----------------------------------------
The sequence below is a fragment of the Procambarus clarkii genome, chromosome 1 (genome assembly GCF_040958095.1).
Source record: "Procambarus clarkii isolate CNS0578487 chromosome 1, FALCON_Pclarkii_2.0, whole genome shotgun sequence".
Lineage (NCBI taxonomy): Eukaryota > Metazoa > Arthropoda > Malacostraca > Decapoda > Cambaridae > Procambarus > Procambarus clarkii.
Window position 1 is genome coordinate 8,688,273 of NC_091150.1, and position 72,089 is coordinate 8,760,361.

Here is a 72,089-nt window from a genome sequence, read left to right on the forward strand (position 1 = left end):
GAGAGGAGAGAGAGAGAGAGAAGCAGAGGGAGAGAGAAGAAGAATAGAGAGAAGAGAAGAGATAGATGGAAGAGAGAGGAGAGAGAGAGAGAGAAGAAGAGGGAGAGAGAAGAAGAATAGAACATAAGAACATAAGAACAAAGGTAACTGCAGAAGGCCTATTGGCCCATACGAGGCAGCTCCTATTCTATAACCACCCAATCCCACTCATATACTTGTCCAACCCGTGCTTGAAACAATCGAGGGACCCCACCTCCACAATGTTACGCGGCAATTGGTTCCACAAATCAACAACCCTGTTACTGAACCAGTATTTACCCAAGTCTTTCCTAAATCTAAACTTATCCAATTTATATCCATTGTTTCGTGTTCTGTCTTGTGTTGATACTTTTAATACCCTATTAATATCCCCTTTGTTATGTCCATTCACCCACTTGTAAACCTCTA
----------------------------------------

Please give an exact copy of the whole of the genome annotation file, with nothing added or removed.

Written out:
The sequence below is a fragment of the Procambarus clarkii genome, chromosome 1 (genome assembly GCF_040958095.1).
Source record: "Procambarus clarkii isolate CNS0578487 chromosome 1, FALCON_Pclarkii_2.0, whole genome shotgun sequence".
Lineage (NCBI taxonomy): Eukaryota > Metazoa > Arthropoda > Malacostraca > Decapoda > Cambaridae > Procambarus > Procambarus clarkii.
Window position 1 is genome coordinate 8,688,273 of NC_091150.1, and position 72,089 is coordinate 8,760,361.

Here is a 72,089-nt window from a genome sequence, read left to right on the forward strand (position 1 = left end):
GAGAGGAGAGAGAGAGAGAGAAGCAGAGGGAGAGAGAAGAAGAATAGAGAGAAGAGAAGAGATAGATGGAAGAGAGAGGAGAGAGAGAGAGAGAAGAAGAGGGAGAGAGAAGAAGAATAGAACATAAGAACATAAGAACAAAGGTAACTGCAGAAGGCCTATTGGCCCATACGAGGCAGCTCCTATTCTATAACCACCCAATCCCACTCATATACTTGTCCAACCCGTGCTTGAAACAATCGAGGGACCCCACCTCCACAATGTTACGCGGCAATTGGTTCCACAAATCAACAACCCTGTTACTGAACCAGTATTTACCCAAGTCTTTCCTAAATCTAAACTTATCCAATTTATATCCATTGTTTCGTGTTCTGTCTTGTGTTGATACTTTTAATACCCTATTAATATCCCCTTTGTTATGTCCATTCACCCACTTGTAAACCTCTA